A new article by medical student Mustafa Chopan and Professor Benjamin Littenberg from the University of Vermont published in PLOS ONE, found that people who eat hot chili peppers reduce their chance of dying by 13 percent compared to people who abstained in the study's duration.
The authors relied on data from the National Health And Nutritional Examination Survey, a representative survey conducted between 1988 and 1994 of more than 16,000 American adults who were tracked in subsequent years. The data was adjusted for various other variables, including demographic, lifestyle and other conditions, and the results remained robust.
Compared to the people who did not consume hot red chili peppers, those who did were more likely to be “younger, male, white, Mexican-American, married, and to smoke cigarettes, drink alcohol, and consume more vegetables and meats . . . had lower HDL-cholesterol, lower income, and less education,” the authors said.
A large study in China, published by the BMJ in 2015, found a similar result in a more general study. This is particularly significant because culinary and cultural habits in China and the United States are quite distinct. The fact that spicy foods are associated with reduced mortality in such diverse places suggests that there might be something clinically important going on.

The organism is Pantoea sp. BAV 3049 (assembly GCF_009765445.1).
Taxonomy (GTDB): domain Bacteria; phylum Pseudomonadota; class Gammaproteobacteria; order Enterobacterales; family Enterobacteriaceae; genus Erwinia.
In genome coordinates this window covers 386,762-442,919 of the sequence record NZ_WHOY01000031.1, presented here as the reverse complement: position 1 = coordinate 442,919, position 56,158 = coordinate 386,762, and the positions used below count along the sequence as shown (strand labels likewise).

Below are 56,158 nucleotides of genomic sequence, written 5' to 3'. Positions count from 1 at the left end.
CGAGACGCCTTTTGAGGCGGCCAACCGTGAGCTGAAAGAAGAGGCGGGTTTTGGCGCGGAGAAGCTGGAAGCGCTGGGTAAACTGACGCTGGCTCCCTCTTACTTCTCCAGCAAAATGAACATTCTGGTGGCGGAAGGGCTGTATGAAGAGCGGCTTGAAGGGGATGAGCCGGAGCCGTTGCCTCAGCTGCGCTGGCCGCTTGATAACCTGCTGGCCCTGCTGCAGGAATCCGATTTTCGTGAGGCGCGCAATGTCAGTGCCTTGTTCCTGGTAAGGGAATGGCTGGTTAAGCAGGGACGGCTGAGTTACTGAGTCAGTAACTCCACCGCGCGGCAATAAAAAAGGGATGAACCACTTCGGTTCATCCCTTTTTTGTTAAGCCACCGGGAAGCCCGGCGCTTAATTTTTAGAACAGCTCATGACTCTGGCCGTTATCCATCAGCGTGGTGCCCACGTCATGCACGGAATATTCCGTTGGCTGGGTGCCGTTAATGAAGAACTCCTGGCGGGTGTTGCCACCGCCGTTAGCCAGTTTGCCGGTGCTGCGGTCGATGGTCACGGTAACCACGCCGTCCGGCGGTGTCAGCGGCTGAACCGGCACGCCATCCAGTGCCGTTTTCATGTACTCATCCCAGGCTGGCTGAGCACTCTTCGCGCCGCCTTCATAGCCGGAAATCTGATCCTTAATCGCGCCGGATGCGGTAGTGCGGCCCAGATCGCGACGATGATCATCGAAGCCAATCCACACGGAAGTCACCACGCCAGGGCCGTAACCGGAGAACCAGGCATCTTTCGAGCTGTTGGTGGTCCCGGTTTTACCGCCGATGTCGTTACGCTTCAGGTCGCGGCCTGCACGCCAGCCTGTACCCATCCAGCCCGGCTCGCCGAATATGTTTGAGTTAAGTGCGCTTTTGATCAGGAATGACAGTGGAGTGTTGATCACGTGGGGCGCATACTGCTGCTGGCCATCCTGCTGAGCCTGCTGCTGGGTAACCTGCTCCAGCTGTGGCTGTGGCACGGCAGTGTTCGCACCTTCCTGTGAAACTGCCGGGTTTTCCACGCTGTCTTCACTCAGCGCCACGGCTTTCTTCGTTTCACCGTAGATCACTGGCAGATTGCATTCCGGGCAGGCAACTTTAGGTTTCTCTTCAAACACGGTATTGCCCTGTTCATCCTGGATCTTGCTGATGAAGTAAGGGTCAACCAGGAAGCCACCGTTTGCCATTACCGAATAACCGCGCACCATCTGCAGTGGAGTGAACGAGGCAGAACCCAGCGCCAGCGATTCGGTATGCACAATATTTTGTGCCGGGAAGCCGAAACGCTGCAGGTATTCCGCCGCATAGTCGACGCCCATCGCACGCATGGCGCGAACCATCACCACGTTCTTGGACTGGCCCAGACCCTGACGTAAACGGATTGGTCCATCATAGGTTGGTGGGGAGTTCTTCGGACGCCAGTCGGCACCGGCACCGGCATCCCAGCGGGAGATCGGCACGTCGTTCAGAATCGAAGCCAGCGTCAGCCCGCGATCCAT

So if eating chili peppers really leads to a longer life, what could be the underlying mechanism?
“Although the mechanism by which peppers could delay mortality is far from certain, Transient Receptor Potential (TRP) channels, which are primary receptors for pungent agents such as capsaicin (the principal component in chili peppers), may in part be responsible for the observed relationship,” the authors write.
Capsaicin is the component that makes spicy foods spicy. Too much of it is actually dangerous — it is the active ingredient in pepper spray.
But at levels typically consumed for pleasure (and pain), it appears to have beneficial effects. The authors note that it may affect our body at the cellular level, helping to reduce obesity and ease blood flow; it also may also positively alter the bacteria that live in human intestines.
Though the data on the causes of death of the people in the sample were sparse, preliminary indications suggest that reductions in death from cardiovascular conditions — heart disease or stroke — may have been the driving factor in the association.
Prior findings have suggested that capsaicin may have a role in fighting cancer, as well.
“Because our study adds to the generalizability of previous findings, chili peppers, or even spicy food consumption, may become a dietary recommendation and/or fuel further research in the form of clinical trials,” said Chopan.